ARCU4304: Urbanism In The Global Context //
Instructor: Ozayr Saloojee //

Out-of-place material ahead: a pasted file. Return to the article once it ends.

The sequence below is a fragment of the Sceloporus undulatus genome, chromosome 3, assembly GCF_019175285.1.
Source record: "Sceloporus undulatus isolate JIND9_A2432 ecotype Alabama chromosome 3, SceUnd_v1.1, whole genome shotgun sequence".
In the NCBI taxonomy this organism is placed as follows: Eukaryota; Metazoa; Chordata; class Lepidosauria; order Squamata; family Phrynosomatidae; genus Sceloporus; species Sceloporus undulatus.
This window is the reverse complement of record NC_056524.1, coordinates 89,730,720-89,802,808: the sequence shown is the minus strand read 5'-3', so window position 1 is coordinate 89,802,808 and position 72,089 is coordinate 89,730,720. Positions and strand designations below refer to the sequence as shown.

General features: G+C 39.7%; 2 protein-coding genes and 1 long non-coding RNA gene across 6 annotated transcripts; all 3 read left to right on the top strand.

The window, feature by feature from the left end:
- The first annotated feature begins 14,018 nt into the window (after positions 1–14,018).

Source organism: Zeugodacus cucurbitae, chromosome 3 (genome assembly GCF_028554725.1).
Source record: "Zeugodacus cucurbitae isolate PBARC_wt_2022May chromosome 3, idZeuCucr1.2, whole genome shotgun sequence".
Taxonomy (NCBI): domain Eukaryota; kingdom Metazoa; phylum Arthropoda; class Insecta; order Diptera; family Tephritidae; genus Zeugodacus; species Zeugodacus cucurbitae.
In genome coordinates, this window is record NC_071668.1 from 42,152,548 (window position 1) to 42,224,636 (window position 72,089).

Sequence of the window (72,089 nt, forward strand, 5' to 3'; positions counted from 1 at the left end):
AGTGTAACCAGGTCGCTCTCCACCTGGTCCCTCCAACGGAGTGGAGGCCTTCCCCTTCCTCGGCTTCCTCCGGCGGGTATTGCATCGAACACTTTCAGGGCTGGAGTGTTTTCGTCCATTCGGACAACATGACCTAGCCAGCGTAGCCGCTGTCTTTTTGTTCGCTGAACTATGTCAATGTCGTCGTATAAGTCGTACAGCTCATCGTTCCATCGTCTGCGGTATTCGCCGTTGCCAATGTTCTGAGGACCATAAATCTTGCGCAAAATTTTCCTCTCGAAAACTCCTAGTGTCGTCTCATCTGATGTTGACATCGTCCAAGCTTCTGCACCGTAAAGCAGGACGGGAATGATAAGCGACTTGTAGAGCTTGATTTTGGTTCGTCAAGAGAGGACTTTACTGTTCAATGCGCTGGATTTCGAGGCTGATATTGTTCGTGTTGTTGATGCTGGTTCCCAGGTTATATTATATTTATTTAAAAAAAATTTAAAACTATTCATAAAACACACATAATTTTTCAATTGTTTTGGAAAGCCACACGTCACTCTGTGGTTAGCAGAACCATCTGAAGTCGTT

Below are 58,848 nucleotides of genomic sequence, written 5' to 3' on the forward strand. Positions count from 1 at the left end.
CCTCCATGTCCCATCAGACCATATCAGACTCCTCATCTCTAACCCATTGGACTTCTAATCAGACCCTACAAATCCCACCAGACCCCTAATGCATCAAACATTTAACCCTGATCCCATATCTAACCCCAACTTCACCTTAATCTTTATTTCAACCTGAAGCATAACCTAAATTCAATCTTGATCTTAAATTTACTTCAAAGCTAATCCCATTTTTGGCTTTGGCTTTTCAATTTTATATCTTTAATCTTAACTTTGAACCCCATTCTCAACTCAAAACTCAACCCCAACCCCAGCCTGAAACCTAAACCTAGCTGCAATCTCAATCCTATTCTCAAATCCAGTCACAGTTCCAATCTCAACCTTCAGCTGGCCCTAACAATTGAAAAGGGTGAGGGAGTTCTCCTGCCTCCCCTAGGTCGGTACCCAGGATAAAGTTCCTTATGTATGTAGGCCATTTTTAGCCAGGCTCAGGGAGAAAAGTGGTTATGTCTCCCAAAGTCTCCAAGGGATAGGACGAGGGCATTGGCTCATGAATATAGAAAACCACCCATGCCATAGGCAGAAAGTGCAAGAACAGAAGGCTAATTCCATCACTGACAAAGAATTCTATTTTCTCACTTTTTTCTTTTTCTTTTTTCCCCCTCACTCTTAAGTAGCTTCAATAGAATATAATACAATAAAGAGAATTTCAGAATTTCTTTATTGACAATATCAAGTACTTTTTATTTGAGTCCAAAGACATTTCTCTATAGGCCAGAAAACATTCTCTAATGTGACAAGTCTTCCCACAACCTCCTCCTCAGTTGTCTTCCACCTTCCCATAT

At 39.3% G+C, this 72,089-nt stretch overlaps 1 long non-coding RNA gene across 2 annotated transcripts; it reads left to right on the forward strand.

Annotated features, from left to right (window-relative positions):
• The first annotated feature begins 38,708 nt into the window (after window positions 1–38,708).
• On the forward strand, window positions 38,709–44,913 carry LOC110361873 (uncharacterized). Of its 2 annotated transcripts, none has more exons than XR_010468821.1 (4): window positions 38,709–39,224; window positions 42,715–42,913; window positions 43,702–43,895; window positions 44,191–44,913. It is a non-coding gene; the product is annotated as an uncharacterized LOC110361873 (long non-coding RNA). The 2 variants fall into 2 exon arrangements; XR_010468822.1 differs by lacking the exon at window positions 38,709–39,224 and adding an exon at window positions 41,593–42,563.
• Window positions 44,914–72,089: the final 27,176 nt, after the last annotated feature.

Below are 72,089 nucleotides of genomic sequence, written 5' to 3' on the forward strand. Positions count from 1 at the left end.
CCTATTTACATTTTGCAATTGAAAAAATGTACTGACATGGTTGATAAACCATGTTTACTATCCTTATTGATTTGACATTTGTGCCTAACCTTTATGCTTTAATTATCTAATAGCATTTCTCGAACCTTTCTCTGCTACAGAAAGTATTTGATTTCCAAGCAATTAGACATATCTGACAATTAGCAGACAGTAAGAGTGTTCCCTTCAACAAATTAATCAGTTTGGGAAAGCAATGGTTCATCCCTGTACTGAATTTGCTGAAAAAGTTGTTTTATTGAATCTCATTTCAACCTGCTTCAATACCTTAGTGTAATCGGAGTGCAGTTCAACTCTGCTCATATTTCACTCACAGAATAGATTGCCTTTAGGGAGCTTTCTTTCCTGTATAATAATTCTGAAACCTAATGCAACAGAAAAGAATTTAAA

This studio investigated the city of Istanbul as a fluid intersection of tradition and modernity, and in particular how the history, nature and use of public space and urban development has transformed, and continues to transform, this constantly evolving megalopolis. A city of over 15 million people, Istanbul is fracture-critical, always on the edge of some change – cultural, social, geopolitical, urban, infrastructural. Recently characterized by a slew of massive urban development projects (and equally grandiose rhetoric), the city is the anticipatory site for a new Bosphorous Canal – named “Kanal Istanbul” (dug out of the European side of the city), the (now-complete) largest airport in the world, designed by Grimshaw and sited north of Istanbul, near the Black Sea, and the recently completed Sultan Selim Bridge (“The third bridge”), that links the European to the Asian side of the city. The studio – structured by the themes of Water, Cities and Equity – was organized into three major projects focusing on each of these themes, each building upon the previous, with the intention that the final (and largest) project – themed around “Equity” would incorporate previous project understandings into its resolution – a speculative urbanism project for a site (decided on by each student) in the city – either on the Asian or European sides of Istanbul. The first project was individual, and the final two were group-based. The first project – Water – required students to research, analyse and critically explore one of the four bodies of water that give Istanbul it’s unique character, climate, context and experience. Sites were assigned and students attempted a liquid archaeological, historical, cultural, climatic and atmospheric character study of the Black Sea, the Marmara, the Golden Horn and the Bosphorous. Inspired by these particular sites and their maritime reality, students prepared a series of naval inspired mappings and a summative model. The second project – Cities – was conducted in groups of two. Students were issued a critical theme with which to investigate and map the city of Istanbul – inspired by the call for proposals for the 2018 Istanbul Biennial. The final project – Equity – began with a Directed Studies Abroad trip to Istanbul, where students had an opportunity to ground-truth their ideas and interpretations from project 1 and 2 (through a sketchbook mapping exercise). This final project required students (in new teams if they wish) to develop a new (Large, Larger, Hyperlarge) urban proposal for the city of Istanbul that directly addresses their water-based understandings from Project 1, their urban based discoveries from project 2, and their major theme – civic equity – as part of their final project. This final project took the form of an urban intervention (Site TBD) in the city, required students to develop conventional architectural and urban design drawings as well as a carefully crafted model of their proposal.